The ‘wearable-first’ approach that CIOs may never embrace

If they can wear IT, will they come? That’s the question the technology industry faces in 2015, and the answer may not be easy to figure out.

When I think about wearable computing and Gartner’s famous Hype Cycle, I see things like the Apple Watch and Google Glass arriving next year somewhere between the “peak of inflated expectations” and the “trough of disillusionment.”

As I explain in my all-too-brief 2015 predictions video clip, there’s almost bound to be a “now what?” effect as these devices make their way into the mainstream market. Although some forward-thinking organizations are trying to get ahead of this, such as Salesforce with its Salesforce Wear offering, I think a lot more education and brainstorming will be required before most CIOs decide where, if at all, these devices could bring value to their business.

I’m not trying to be a naysayer here. Just realistic. Although adoption has accelerated considerably, there probably aren’t a lot of CIOs in Canada who would say they’re “cloud-first” in their approach to business problems. Even “mobile-first,” which has been a huge push this year from all kinds of experts, is taking a while to happen outside of fields like marketing and the like.

I actually think “wearable-first” may never happen for most firms, but it’s kind of like the old negotiating strategy of asking for more than you want in order to get what you need: By touting the merits of wearables to CIOs, vendors hope at least a fraction of the market will take up the challenge and deploy them somehow.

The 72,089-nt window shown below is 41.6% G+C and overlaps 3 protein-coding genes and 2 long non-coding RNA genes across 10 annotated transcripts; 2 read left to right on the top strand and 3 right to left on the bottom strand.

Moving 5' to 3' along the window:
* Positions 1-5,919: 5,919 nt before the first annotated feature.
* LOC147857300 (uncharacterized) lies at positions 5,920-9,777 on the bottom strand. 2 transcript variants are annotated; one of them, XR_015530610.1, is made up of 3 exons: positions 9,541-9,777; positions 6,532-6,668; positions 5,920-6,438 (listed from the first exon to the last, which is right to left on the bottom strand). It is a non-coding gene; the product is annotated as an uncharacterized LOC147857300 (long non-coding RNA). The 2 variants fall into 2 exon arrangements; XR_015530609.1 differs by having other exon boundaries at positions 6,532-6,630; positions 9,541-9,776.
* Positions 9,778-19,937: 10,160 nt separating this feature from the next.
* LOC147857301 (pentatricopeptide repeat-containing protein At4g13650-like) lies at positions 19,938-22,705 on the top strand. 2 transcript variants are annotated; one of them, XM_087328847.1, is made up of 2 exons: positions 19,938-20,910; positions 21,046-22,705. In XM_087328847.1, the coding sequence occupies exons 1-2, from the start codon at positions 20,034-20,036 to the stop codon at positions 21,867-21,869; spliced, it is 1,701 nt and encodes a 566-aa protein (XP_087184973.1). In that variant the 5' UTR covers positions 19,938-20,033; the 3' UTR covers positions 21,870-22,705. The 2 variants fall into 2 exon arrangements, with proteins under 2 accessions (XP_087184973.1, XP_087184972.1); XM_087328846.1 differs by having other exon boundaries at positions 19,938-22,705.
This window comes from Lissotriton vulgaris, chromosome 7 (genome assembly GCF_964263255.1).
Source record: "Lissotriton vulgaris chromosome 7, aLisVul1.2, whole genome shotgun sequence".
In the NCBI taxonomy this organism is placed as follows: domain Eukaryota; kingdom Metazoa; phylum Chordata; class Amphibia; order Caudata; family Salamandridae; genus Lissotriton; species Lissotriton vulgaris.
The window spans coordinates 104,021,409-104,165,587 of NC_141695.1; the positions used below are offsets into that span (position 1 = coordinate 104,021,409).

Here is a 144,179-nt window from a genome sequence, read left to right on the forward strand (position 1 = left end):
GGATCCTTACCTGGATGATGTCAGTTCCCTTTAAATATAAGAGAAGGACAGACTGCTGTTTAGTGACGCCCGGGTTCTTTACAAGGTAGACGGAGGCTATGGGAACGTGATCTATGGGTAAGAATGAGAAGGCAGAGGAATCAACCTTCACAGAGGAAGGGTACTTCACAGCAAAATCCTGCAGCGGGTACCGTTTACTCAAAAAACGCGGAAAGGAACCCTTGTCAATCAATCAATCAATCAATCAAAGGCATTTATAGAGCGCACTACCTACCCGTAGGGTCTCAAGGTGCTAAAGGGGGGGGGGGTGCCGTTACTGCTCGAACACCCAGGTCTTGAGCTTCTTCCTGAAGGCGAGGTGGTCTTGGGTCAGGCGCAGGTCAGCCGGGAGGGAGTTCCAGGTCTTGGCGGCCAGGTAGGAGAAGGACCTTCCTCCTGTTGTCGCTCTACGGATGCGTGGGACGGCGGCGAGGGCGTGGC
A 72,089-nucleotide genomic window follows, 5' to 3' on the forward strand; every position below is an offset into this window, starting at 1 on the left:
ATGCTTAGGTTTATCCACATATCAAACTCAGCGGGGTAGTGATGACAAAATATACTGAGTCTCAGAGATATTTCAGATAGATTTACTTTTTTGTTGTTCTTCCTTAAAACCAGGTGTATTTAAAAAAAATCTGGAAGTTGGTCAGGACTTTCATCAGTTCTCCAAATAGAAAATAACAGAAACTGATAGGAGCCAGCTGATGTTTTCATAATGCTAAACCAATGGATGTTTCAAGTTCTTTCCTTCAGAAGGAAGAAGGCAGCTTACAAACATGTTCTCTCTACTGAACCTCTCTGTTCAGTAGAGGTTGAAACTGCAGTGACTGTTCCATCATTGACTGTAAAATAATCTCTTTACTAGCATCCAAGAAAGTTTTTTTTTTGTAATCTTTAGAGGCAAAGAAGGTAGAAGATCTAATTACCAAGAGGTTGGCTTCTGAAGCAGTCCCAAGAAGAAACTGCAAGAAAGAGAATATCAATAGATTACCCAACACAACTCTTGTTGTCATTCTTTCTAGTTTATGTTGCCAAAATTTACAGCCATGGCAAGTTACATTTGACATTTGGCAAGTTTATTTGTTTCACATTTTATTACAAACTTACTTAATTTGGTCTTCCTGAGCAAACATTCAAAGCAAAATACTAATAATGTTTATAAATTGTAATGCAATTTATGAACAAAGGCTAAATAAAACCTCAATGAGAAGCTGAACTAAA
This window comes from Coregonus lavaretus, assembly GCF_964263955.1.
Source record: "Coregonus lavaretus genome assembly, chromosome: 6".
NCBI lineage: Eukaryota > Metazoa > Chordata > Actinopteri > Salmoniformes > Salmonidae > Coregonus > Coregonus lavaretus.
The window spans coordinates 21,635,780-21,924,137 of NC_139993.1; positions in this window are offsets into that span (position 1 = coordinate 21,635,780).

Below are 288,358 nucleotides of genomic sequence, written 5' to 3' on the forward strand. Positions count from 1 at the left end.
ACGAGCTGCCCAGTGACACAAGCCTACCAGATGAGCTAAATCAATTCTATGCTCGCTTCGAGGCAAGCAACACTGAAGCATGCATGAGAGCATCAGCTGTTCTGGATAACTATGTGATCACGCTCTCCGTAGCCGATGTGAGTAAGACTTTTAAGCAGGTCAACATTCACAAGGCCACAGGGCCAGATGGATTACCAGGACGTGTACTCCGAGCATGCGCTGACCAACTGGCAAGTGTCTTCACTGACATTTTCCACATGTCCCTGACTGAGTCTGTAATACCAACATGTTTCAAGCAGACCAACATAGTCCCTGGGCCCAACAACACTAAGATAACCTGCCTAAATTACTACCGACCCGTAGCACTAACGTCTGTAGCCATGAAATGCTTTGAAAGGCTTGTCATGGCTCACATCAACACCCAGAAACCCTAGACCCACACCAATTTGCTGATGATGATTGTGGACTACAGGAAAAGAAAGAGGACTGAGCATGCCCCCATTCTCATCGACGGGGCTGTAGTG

The other prediction I’ll make is that, much like the use of smartphones and tablets in general, what will likely propel wearables in the enterprise is not a push from CIOs or IT departments but a cadre of “power wearable” users who find something so useful about their smart watch or smart eyewear that they insist it be connected to the corporate network.

If, on the other hand, there aren’t a lot of people who enjoy adding a wearable device to the smartphone and tablet they already carry around, wearables might be like that Christmas sweater you got a few years ago — left in the closet until one day you decide to try it on after all.

For more 2015 predictions from me and the rest of the ITWC team, watch the entire playlist.

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Jim Love, Chief Content Officer, IT World Canada

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Shane Schick
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